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Spicy Shrimp – Pan Fried

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Spicy Shrimp - Pan Fried

Time: 5 -8 minutes

Serves: 2 – 4

Inspired by: Minimal ingredients in the kitchen and being so hungry that I want to make something yummy in minutes! These are great on salad, pasta and quinoa or just to nibble on their own. Normally I prefer not to cook during a party, but I hosted a party last night and it was so easy to make these while everyone was hanging around the kitchen because it just took minutes.


Preparation: Heat 1 tablespoon of olive oil in a cast iron skillet or saute pan. Once it is hot, add the shrimp. Sprinkle with the spice (any amount to your liking – a small amount goes a pretty long way) and cook for about 2 minutes on each side and serve.

Wine Suggestions: These are yummy with any off-dry white such as a Riesling or possibly a Viongier or Condrieu. They are also nice with a medium-bodied red with some nice fruitiness or spice such as a fairly ripe Spanish Rioja, Southern Rhone or Merlot.

Crab Cioppino

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Crab Cioppino

Time: 60-75 minutes

Serves: 4  – just the two of us had this tonight with fresh whole grain bread and roasted brussel sprouts. We could have easily had two more people join us – we ate way too much and we’ll still have awesome leftovers for tomorrow.

Inspired by: It’s the end of December and for the past couple of weeks, I’ve been seeing Dungeness crab at the fish counter. I’ve been thinking that I must get some of these before the season is over! I LOVE crab and it brings with it a lot of memories for me – mainly related to my dad. I remember as a child going out for crab with my family, and my brother and I would leave the restaurants still playing with the claws. I also think of my dad ordering crab cioppino at restaurants and wearing a bib because it was so messy. When I started thinking about what I wanted to have for dinner tonight, crab and tomatoes came to mind… and that got me googling crab cioppino recipes. The first one I found was “Judith’s Dungeness Crab Cioppino Recipe” from Food and Wine (Judith was chef Michael Mina’s late mother-in-law who apparently used to make it for Christmas Eve dinner). It looked great and easy, but I had to make a few modifications based on ingredient availability and the fact that I was cooking for 2, but it turned out so amazing, I’ll do it exactly the same way next time! This recipe makes a very thick soup with a LOT of kick! Yum.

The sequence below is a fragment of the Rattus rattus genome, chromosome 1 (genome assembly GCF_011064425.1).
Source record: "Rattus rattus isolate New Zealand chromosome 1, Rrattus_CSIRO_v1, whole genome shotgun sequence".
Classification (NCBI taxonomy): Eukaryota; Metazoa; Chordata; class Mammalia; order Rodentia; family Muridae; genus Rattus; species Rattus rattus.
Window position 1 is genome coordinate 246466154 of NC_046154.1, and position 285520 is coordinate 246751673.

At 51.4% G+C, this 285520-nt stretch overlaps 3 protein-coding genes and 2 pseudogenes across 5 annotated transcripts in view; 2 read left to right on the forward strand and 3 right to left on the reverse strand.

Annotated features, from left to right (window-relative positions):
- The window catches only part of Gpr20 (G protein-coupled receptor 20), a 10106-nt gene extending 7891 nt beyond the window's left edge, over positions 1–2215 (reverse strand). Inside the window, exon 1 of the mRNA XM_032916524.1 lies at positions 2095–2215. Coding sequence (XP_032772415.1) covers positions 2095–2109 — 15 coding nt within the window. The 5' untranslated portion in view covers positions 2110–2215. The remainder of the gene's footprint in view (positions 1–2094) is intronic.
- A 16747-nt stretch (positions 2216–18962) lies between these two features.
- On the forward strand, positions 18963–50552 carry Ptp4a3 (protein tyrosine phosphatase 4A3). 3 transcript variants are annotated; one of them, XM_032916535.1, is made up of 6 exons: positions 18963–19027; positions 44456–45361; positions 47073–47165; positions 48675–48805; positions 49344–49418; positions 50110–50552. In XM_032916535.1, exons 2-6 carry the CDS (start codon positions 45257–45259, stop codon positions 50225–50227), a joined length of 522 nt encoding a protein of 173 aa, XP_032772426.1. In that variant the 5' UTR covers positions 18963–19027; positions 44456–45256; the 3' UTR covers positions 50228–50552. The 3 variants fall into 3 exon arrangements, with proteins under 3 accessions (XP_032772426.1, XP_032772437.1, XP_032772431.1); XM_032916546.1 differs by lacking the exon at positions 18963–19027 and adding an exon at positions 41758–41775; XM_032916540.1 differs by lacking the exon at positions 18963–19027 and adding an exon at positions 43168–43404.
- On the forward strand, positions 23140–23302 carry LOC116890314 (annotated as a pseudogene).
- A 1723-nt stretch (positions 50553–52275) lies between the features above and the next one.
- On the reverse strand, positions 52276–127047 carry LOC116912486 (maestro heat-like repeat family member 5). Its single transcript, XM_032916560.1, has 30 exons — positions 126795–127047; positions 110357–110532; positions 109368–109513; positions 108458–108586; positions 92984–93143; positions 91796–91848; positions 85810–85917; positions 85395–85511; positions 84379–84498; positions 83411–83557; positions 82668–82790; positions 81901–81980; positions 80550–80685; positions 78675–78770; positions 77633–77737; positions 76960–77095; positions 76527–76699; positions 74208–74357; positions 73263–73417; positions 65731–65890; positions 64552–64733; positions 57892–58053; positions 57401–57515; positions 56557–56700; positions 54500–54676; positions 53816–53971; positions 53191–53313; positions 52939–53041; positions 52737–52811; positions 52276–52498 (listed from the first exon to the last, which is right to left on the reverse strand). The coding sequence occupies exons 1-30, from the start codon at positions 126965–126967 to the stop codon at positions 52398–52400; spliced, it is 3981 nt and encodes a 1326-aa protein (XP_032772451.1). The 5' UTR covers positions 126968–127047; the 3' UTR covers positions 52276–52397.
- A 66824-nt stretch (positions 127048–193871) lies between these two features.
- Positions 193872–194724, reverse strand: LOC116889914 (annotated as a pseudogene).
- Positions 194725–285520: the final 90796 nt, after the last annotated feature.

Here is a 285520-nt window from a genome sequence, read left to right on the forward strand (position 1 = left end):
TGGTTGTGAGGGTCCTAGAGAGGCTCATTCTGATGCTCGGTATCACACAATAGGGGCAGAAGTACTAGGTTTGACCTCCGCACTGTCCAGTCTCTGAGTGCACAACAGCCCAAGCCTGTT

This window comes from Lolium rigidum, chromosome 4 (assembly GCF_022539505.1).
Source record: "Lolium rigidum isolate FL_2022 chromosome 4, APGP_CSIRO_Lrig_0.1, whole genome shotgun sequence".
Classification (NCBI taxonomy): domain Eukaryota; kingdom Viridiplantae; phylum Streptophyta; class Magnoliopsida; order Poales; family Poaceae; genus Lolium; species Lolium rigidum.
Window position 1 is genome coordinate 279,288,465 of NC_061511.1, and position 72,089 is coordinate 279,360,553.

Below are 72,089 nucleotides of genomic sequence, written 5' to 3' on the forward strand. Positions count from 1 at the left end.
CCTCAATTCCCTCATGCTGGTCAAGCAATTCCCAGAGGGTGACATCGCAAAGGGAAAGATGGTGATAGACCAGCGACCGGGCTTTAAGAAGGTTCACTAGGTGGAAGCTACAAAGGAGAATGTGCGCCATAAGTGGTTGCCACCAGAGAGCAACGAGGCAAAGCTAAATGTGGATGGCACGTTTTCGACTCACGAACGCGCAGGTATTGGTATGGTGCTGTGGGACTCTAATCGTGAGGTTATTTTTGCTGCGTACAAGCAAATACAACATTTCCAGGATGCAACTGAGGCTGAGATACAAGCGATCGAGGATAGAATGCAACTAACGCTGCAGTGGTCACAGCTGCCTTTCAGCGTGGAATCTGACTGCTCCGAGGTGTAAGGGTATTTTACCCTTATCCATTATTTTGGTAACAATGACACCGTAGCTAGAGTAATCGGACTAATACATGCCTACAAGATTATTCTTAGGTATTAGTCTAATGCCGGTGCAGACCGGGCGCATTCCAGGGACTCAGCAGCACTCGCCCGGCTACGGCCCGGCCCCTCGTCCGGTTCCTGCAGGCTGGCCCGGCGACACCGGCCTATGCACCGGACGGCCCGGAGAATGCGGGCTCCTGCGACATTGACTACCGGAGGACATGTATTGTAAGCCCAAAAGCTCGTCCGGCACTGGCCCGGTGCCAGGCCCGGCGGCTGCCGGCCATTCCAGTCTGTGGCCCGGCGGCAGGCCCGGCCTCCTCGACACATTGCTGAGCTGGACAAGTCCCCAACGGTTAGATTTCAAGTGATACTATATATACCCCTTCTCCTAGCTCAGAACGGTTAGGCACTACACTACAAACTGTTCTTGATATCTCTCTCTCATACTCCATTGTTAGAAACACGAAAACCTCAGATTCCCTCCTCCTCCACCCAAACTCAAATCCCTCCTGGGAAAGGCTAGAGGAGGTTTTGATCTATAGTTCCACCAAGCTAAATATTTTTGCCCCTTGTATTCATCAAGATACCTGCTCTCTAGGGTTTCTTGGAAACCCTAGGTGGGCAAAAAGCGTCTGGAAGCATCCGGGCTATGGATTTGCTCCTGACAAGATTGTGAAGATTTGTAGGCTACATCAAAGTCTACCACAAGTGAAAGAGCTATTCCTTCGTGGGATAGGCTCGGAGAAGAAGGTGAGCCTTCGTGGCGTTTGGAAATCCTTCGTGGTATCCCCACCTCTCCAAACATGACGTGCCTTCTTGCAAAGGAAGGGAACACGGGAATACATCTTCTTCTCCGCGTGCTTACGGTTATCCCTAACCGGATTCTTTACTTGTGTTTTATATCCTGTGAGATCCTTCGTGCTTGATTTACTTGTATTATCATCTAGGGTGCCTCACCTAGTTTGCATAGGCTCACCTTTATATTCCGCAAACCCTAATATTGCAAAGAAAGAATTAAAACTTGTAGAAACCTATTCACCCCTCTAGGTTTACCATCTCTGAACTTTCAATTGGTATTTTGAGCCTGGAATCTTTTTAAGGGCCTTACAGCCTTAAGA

• 1/4 cup olive oil
  • 1 small red bell pepper – chopped
  • 1 small onion – chopped
  • 1 large jalapeno – minced
  • 4 medium garlic cloves (2 minced; 2 whole)
  • 1 tablespoon tomato paste
  • 1-2 bay leaves
  • 1/2 cup dry red wine
  • 1 14 oz can of fire roasted organic tomatoes – diced
  • 1 10 oz can of whole baby clams
  • 1 teaspoon freshly ground black pepper
  • 1/2 teaspoon salt
  • 1 1/2 cups hot water
  • 1/2 – 1 cup packed basil leaves
  • 1/2-1 teaspoon crushed red pepper
  • 1 steamed Dungeness crab
  • 8 mussels
  • 8 littleneck clams
  • 12 shrimp – shelled and deveined
  • some small scallops or halibut pieces (optional)


  • In a large soup pot, sauté the onion for about 2 minutes on high heat. Add the red bell pepper and sauté for about 2 more minutes. Add the minced garlic and jalapeno and sauté for another 6 minutes or until it is all very soft and beginning to brown.
  • Add the tomato paste, stir well, and cook for another minute.
  • Add the tomatoes, wine and bay leaf and cook for another 5-10 minutes – until thickened.
  • Add the can of clams with their broth and season with salt and pepper.
  • Bring to a boil and cook on medium heat for about 20 minutes.
  • Meanwhile – in a food processor – combine the basil leaves, whole garlic cloves, and red pepper flakes – chop well. Add 1/8 cup of olive oil and puree until smooth. Then prepare the crab by removing the top shells and the flap on the undersides – pry out any brownish insides and feathery lungs and discard. Rinse the crab bodies in cold water and break them up into pieces that are a few inches in length – or however you’d like to see them presented in your dish when serving.
  • Now it’s time to add the clams, mussels and shrimp to the pot – be sure to push them into the hot broth. Once the shells of the clams and the mussels open (about 2 minutes), add the crab pieces and push into the broth as much as possible – put the lid on the pot and continue to cook for another 2-4 minutes until everything is hot.
  • Use tongs to take out all the shellfish and distribute evenly into bowls – then scoop out broth evenly into bowls.
  • Drizzle/spread the basil puree over the top of each and serve with fresh bread.


Notes: I would have liked including some scallops, but they weren’t available. White fish, such as Halibut, would have been good too. If you like your broth thinner – replace the can of clams with 16 oz of clam broth (I wasn’t able to find it – the stores were probably sold out from Christmas, but it’s what the original recipe called for). I’m sure you could also double the diced tomatoes without losing flavor – this is a VERY flavorful and spicy dish! It can also be made ahead and refrigerated for up to 3 days.